32 PRIOR RESULTS DO NOT GUARANTEE A SIMILAR OUTCOME AT TORNEYS SELECTED TO SUPER LA WYERS WERE CHOSEN IN ACCORDANCE WITH THE PROCESS ON PAGE 38.
happen during the specific time that she killed
him, these things were in her mind when she
killed him. The totality of the picture is what I
think moved the panel to support the clemency.”
The morning after Jordan was released from
prison, she went to the University of Chicago to
“When you see a prisoner you have very
limited touching contact,” says Moss. “They
would let me take [Jordan’s] hand in a warm
handshake, with both my hands covering hers,
but that was the extent of what I was able to do.
As she came into our law school, we gave each
MOSS GREW UP IN OCEANSIDE, LONG ISLAND.
other the biggest, longest hug. No one told us to
stop or walk away.”
The case garnered national attention, and
Moss appeared on The Oprah Winfrey Show. “It
doesn’t matter how intelligent you are,” Moss
says. “When the lights come on and you’re
standing in front of Oprah, you just start to
scream as loud as you can.”
Her father, Jason, sold advertising for the New
“She was always a very intense person and
York Daily News, and her mother, Carolyn, worked
in the fashion industry.
restaurant on the South Side,” says Moss. “After
I graduated and decided to go back to New
York, she offered me a job. If you understand
bowling and pierogies, it’s just a small leap to
understanding divorce law.”
In 2002, Moss received a phone call from
Nancy Chemtob, a family law solo practitioner,
against whom Moss had faced off over the
years. “I thought she thought I was the meanest
person she’d ever gone against,” Moss says, but
admonishing Moss wasn’t the purpose behind the
call. “She said, ‘Quit! Let’s start a firm. We don’t
have a lot of clients, we don’t have a lot of money,
but that’s OK, it will come. Let’s just do it,’” Moss
remembers. “And then she called me every 20
minutes for the next three days, asking ‘OK, did
you decide yet?’”
Eventually Moss decided it was a good move—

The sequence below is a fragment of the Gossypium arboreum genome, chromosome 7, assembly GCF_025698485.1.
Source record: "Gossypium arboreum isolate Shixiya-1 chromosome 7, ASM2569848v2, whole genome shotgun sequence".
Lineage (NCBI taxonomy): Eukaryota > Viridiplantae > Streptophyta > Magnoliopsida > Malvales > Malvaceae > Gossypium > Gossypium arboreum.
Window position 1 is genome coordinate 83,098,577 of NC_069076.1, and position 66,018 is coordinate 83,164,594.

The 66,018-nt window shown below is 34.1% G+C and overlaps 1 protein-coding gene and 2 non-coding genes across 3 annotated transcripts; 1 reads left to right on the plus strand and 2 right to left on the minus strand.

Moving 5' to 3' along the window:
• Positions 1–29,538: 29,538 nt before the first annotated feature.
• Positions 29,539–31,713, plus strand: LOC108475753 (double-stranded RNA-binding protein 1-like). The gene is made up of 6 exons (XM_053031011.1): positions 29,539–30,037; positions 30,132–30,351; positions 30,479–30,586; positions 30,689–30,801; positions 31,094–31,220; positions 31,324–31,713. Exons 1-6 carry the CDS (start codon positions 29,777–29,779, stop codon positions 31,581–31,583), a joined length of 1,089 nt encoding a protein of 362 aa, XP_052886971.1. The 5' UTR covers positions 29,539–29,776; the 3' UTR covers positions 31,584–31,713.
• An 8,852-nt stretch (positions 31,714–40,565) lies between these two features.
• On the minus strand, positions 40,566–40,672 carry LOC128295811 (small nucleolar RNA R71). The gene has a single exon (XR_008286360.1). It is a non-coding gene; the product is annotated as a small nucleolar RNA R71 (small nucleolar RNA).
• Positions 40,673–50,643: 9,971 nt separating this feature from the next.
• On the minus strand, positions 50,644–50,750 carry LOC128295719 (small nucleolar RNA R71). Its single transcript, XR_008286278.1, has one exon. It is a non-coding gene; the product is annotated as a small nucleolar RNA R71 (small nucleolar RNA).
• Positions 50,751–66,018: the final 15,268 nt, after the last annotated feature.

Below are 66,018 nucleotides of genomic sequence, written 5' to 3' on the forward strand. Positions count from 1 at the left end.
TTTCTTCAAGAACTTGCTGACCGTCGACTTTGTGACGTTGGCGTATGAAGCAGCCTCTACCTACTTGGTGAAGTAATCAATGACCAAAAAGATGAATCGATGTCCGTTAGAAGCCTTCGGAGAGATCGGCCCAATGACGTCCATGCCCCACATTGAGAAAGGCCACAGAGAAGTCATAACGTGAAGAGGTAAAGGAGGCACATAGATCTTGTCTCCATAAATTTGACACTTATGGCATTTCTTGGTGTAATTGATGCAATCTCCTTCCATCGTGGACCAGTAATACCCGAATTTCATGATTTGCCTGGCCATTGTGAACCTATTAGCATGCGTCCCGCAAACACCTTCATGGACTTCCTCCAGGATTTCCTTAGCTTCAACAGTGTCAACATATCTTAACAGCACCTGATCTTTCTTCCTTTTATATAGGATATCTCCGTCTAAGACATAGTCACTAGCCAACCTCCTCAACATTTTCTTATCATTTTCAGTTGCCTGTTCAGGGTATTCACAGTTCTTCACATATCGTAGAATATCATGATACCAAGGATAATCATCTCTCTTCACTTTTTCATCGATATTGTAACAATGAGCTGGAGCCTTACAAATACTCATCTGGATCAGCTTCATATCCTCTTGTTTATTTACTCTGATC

she was in her early 30s, recently married, and if
things didn’t work out at the fledgling firm she
could always use the begging strategy on her
That wasn’t necessary.
“She has an incredible memory, almost
photographic, and she really knows the law,” says
partner Joshua Forman.
“I am her greatest disappointment,” Moss jokes,
adding, “But while I may not understand the world
of high fashion, I do understand that my clients
need this amount of money to stay in that world.”
Moss’ older brother, Peter, says she showed an
early knack for lawyering.
she loved to argue, especially with an uncle of
ours who was a Supreme Court justice in Kings
County,” says Peter.
“At family dinners, at the end of the dinner, she
and her Uncle Freddy would go at it,” says Moss’
father. “She was ultra-liberal and Freddy was pretty
conservative, and boy did they have some to-dos.”
She was also good with numbers. “I am one of
the only divorce lawyers who was also a mathlete,
and that is essential to divorce law,” she says. She
attended the Wharton School of Business, and that
background in math and finance has indeed proven
useful in combing through and dividing assets.
During Moss’ stint at the University of Chicago,
family law attorney Eleanor B. Alter of Kasowitz,
Benson, Torres & Friedman was a visiting professor.
“And we thought, ‘She hasn’t seen the real
Chicago,’ so we picked her up in a ’ 78 Ford and
took her bowling and to an all-you-can-eat Polish